Experimental studies suppressing RAGE ligands have shown improvement in angiogenic response to limb ischemia [13, 14]. Drugs that inhibit ligands that bind RAGE have been tried in humans, but each has limitations regarding efficacy or untoward side effects [21]. Aminoguanidine, a small hydralazine-like compound, blocks AGE formation but did not advance in clinical trials due to adverse side effects in diabetics attributed to sequestration of pyridoxal and vitamin B6 deficiency [21]. Another approach is to block AGEs with soluble RAGE to prevent binding to RAGE and suppress initiation of the signaling pathways [22]. Soluble RAGE made from the extracellular two thirds of the receptor was developed for mouse studies, but limited quantities are currently available. A humanized rat monoclonal anti-RAGE antibody that antagonizes RAGE interactions with multiple ligands was shown to be a potent protector against the toxic effects of sepsis [23]. Because of the multiple ligands binding RAGE and its importance in a spectrum of diseases, there is a clear impetus to developing better RAGE-suppressing drugs. A non-invasive tool that can quantify RAGE expression in vivo would be useful in monitoring the effects of such drug on the molecular signals.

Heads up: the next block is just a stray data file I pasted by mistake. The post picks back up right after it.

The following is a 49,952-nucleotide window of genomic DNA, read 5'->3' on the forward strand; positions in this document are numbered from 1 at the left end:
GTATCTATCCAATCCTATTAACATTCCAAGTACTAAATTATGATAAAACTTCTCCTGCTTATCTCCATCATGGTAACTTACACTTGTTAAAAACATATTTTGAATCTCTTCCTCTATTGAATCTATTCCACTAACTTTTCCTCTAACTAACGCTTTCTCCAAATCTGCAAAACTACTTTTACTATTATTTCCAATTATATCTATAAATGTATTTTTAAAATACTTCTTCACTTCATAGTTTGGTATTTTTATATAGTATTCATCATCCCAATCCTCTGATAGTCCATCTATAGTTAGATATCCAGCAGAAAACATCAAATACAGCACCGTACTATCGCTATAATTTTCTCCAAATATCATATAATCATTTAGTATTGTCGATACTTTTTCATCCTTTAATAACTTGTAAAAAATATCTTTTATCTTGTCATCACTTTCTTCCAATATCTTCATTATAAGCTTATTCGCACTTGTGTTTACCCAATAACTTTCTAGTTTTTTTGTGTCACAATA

Conclusions

The results of these experiments document the feasibility of imaging and quantifying RAGE expression in the hind limbs of a relevant mouse model of limb ischemia and show the effect of diabetes to increase the expression and thereby reduce angiogenesis. Future directions include combined imaging protocols targeting both RAGE and either ανβ3 integrin and/or VEGF to more completely map the biology of limb ischemia in the live animal, to follow the mice longer after occlusion, and to monitor the functional consequences of flow reduction using ultrasound techniques.

Abbreviations